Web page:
Event Recap: How to Start Your Fashion Line

Homework, hustle and perseverance. These were just some of the larger takeaways from the How to Start Your Fashion Line discussion held at the Brooklyn Public Library last week. The panel, just one of several events that make up the Fashion Illustration exhibition curated by Brandon Graham, founder of Would You Rock This? consisted of industry experts to fuel the conversation. The result: honest and passionate advice and tips to help emerging designers start and sustain their fashion business.
Mercedes Gonzalez, Founder and Director of Global Purchasing Companies mentioned that this is a great time to start a business because buyers are looking for what's new and what's next. She also stressed that becoming a designer also means that you are becoming and entrepreneur and that business smarts are essential to win in the fashion industry. Other panelists included Jeff Trexler of the Fashion Law Institute at Fordham Law School , Sabina Ptacin, Co-Founder and Chief Excitement Officer of 'PRENEUR and Founder of Red Branch Public Relations, Anthony Lilore, Co-founder of Restore Clothing and Joanna Hadjiyanis, Senior Fashion Executive. These speakers confirmed her sentiment by sharing how designers can build their companies by sharing invaluable insight in their areas of expertise.

Here are a few 101's of the evening:


1. When you are looking for stores to pitch, do your research and find 100 boutiques that you want to hang with before you begin reaching out to them.

2. As you are doing store checks and competitive analyses, find the retail sweet spot for your items and make sure you can hit that number. For example, if the the sweet spot for contemporary dresses is $395, you need to be at or around that range because as an emerging designer, you will have to compete with already established brands in the market.

3. When pitching a buyer, have your elevator sales pitch down so you can deliver it in a concise way. You should know who you are talking to, why they should buy your product and how it will fit with their customer.

Social Media

1. Social media is a must for any entrepreneur and the term "non-negotibale" was even thrown out!  It's free and with platforms like Twitter and Facebook you can build relationships and connect with people you want to work with such as editors, boutiques and industry contacts.

Public Relations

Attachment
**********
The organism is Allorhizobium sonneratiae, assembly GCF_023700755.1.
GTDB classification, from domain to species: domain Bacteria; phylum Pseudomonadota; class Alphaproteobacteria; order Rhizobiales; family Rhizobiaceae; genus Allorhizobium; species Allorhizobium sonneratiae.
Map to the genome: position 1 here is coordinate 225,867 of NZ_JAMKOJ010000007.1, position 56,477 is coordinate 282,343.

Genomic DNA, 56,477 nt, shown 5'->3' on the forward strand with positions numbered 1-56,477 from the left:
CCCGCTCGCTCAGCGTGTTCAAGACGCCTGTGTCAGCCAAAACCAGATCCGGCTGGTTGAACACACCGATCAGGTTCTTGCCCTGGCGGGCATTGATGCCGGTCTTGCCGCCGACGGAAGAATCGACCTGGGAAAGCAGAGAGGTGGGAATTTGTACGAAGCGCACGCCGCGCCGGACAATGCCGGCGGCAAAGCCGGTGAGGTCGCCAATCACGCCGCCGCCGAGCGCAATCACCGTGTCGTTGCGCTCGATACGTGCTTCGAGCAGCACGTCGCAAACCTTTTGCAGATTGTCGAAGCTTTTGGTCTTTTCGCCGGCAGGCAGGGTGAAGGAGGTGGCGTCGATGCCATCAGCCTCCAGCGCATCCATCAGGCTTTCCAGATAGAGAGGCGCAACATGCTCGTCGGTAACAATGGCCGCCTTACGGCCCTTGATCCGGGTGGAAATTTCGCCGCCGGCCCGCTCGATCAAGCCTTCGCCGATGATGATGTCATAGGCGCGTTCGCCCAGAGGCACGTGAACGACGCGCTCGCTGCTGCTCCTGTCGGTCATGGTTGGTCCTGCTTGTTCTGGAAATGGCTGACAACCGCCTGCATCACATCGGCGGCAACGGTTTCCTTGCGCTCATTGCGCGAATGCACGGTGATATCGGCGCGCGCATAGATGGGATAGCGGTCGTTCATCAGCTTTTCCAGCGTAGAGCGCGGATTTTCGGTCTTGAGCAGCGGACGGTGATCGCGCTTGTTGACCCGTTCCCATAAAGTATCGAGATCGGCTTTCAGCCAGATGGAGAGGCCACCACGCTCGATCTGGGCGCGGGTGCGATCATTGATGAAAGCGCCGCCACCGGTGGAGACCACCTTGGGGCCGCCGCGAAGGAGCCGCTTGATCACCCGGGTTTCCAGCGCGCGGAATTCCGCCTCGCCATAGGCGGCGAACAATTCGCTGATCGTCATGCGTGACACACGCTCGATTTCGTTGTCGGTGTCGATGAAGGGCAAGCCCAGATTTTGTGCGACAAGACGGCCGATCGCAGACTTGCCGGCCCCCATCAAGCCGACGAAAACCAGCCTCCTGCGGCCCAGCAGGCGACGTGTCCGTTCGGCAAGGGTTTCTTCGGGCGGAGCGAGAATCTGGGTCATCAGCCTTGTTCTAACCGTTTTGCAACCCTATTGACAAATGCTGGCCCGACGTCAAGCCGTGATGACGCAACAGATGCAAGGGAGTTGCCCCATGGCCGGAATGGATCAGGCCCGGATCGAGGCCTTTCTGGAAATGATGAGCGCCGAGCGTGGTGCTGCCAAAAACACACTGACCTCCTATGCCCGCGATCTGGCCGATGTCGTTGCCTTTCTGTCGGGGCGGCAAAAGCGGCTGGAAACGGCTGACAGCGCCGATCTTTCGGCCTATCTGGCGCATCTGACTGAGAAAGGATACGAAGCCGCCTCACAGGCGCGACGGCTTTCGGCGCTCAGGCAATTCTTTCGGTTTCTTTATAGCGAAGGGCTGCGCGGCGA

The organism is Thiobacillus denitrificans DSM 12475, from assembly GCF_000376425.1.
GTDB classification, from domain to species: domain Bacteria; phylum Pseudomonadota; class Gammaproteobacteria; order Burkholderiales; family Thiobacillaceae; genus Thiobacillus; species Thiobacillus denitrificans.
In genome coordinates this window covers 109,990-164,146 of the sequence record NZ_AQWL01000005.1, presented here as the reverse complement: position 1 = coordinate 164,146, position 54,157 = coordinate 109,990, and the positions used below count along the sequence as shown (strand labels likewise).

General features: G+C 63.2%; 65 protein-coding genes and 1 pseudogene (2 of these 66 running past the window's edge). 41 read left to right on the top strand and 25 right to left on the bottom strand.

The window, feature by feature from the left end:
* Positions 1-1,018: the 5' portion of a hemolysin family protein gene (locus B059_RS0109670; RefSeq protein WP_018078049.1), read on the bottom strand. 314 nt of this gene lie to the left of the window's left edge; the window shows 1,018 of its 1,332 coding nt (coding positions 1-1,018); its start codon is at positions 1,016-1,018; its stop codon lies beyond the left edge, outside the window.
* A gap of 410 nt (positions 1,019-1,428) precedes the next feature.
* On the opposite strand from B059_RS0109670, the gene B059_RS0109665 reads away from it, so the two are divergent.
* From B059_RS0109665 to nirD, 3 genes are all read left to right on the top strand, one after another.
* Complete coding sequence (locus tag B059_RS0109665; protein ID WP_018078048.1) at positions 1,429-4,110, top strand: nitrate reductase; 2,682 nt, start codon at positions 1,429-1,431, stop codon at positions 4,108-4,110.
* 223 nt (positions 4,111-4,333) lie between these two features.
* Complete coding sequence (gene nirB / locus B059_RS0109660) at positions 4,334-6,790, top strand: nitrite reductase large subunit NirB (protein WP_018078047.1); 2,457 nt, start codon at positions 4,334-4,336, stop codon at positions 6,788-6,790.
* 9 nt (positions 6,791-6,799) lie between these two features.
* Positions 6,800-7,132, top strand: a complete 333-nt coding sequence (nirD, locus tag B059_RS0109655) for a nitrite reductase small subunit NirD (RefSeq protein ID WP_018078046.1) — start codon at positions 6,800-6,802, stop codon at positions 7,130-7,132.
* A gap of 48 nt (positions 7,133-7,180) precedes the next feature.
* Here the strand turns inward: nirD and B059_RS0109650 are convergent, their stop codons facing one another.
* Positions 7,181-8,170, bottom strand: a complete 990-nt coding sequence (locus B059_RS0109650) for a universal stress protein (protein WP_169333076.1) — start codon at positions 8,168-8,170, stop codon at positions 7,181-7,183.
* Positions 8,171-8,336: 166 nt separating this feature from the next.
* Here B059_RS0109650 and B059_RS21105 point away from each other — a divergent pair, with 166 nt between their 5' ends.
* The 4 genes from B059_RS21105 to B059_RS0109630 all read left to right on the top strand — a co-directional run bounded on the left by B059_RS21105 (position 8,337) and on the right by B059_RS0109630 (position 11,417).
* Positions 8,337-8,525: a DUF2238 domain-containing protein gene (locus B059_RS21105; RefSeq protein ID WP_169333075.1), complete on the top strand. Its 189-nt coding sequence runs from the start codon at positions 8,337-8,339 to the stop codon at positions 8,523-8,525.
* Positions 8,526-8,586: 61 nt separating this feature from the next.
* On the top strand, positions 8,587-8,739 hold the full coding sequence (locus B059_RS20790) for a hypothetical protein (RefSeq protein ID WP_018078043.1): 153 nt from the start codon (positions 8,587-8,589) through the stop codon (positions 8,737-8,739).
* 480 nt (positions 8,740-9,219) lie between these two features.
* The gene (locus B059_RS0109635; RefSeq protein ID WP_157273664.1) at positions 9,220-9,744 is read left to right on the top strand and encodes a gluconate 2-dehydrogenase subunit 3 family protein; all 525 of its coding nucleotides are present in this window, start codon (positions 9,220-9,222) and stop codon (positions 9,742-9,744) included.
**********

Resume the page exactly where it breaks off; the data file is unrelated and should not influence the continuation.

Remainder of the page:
1. Sabina Ptacin's motto is "plan your work and work your plan." This means that your public relations push should have a strategy. To do this, research all of the editors, bloggers and members of the media you will be pitching. This can be done by a Google, Twitter or LinkedIn search and of course, by going to the outlet and reading what they've covered. To keep these names organized, use an Excel spreadsheet to keep tabs of who you will reach out to and the status of the pitch.

2. When you are emailing your press contact, be sure that it's concise and consists of a few sentences or bullets along with an image. Don't forget, mass emailing doesn't work as you want your outreach to be authentic and targeted to that news outlet.

Sourcing and Production

1. Whether you want to source locally our outside of the US, there are several options for young designers. Domestically, resources like the The Fashion Center, GIDC and About Sources provide a good range of factories and suppliers. If you want to explore international production, companies like Colombia, Brazil and Peru have trade organizations with match making services to connect designers and suppliers.

2. When looking for a factory, see if you can find a full package one that can do everything from patterns, samples and production to make the process efficient.


1. Jeff Trexler gave great advice about intellectual property, the importance of trademarking your business and spoke about the Fashion Law Institute's pop-up clinic that offers free legal services once a month to designers. To learn more about legal issues facing fashion brands, he suggested reading Counterfeit Chic, a blog written by Susan Scafidi, the first attorney to offer a course in Fashion Law and professor at Fordham Law School.

Emerging Designer or have a resource to share? Please feel free to contact me at hello@theemergingdesigner.com. You may also like: